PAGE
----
I think there's a lot of very low quality discussion of regime uncertainty out there. The dumbest stuff you hear is accusations that Keynesians don't understand it, don't think about it, or don't worry about it. But there's also the common confusion that treats policy itself as the problem rather than policy uncertainty.
Brad DeLong shares a story that underscores the difference. Quoting Greg Sargent:
"Mitt Romney has debuted a new talking point on the campaign trail,
arguing Obama is out of touch with the negative impact Obamacare is
having on small businesses. This is designed to reinforce the larger
case that Obama is detached from Americans’ economic difficulties.
Romney’s claim is based on a local interview Obama gave in Iowa, in
which the president was told by a reporter that a local company had
closed and was moving jobs to Wisconsin because of Obamacare...
...It turns out that the company didn’t close because of Obamacare."
The spokesman for the company clarifies:
"The issue is not the administration’s propsed reforms,” he
continued. “The issue is that there is no certainty as to what reform is
going to look like. Is it going to be repealed or modified? Is it going
to be decided in June by the Supreme Court, or the election? Or decided
through a series of lawsuits?” “The uncertainty is caused by the
ongoing debate,” Schurman said. “Were there no ongoing debate, there
would be no uncertainty."
Now, part of this is just a fact of life. We're going to have ongoing debate in a democracy. That's largely the point. That causes some uncertainty and some jobless, but you can't ignore "the unseen" here. You have to also consider how much stronger the economy is because we have a (mostly) responsive democracy.
But the point is it's nonsense to identify Obamacare itself with regime uncertainty. It shows you don't really understand what the concept means. There is reasonable and there is unreasonable regime uncertainty. It oughta have a constitutional test, and we should hear back on that soon. That causes regime uncertainty, but it's probably worth it. We oughta think carefully about implementation. That's going to cause several years of regime uncertainty. But what's your alternative? Committing us to a master plan without learning from experience and consultation? That's not a good idea. So the regime uncertainty associate with thoughtful implementation is probably worth it.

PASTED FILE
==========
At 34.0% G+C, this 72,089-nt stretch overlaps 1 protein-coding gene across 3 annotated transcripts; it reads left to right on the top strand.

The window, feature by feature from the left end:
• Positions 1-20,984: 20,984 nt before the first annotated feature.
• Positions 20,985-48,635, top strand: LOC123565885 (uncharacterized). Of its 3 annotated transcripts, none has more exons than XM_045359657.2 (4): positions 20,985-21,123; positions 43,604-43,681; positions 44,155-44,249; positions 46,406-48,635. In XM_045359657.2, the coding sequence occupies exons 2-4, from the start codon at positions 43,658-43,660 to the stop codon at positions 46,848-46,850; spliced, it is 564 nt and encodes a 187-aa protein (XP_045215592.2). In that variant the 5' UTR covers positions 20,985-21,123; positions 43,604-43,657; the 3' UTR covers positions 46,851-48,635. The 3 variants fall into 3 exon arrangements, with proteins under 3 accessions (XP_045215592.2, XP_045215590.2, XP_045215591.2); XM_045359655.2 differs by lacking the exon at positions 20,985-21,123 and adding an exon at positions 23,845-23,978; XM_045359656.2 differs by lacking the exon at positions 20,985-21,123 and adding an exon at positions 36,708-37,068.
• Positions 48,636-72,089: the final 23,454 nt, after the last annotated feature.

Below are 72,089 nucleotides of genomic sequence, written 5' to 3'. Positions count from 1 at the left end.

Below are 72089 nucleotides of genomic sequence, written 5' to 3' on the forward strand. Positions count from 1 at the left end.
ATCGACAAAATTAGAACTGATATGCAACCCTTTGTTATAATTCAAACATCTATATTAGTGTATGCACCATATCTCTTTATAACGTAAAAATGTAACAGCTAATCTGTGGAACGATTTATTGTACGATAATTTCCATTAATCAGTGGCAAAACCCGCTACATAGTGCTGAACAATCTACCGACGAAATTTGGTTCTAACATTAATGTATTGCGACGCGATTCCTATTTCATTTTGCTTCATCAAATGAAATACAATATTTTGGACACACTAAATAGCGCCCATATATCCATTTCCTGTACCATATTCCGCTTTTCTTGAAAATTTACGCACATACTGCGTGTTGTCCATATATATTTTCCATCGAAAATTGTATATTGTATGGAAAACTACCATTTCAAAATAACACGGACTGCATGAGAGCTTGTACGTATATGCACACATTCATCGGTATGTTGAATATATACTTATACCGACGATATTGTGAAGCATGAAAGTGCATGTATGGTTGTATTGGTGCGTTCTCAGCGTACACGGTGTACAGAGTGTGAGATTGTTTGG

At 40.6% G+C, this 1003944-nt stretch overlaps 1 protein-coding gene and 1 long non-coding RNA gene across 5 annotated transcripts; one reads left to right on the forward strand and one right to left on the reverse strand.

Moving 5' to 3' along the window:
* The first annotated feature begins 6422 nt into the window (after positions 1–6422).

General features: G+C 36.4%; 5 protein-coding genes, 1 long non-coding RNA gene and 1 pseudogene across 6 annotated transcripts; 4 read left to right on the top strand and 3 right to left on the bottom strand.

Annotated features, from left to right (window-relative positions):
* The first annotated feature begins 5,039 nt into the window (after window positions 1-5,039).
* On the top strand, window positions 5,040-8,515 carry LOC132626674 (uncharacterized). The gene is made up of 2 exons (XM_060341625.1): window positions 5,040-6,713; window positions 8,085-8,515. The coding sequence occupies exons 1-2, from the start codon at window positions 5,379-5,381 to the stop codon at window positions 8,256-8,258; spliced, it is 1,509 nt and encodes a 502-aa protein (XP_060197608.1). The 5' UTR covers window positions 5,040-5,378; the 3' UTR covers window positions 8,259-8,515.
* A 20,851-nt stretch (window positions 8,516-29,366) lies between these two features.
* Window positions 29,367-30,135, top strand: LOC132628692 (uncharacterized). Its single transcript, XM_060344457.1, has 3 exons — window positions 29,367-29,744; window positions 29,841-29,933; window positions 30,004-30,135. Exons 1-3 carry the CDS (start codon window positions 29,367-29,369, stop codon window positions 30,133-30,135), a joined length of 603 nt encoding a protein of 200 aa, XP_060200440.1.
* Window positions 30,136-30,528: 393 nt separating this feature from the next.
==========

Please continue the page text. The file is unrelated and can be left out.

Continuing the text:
Everything on top of that is regime uncertainty that probably isn't useful. This reform has not just been crammed down our throat. We've been discussing versions of it for decades and it was a centerpiece of a presidential campaign. My understanding is that there doesn't seem like any plausible way it could be repealed. It has all the legitimacy of any other major reform. That means that the uncertianty generated by talk of "repealing Obamacare" is basically hot air and it has more to do with getting politicians elected than with making actual policy decisions.
You might disagree with me on the details, but be careful how you talk about regime uncertainty. If you think that Ron Paul is less a source of it than Obama you probably don't understand the concept. And if you think Don Boudreaux is more attuned to it than Paul Krugman, you probably don't understand the concept.
And then there's still the empirical question of what share of our current problems are even attributable to regime uncertainty.
"Blaming the Victim"
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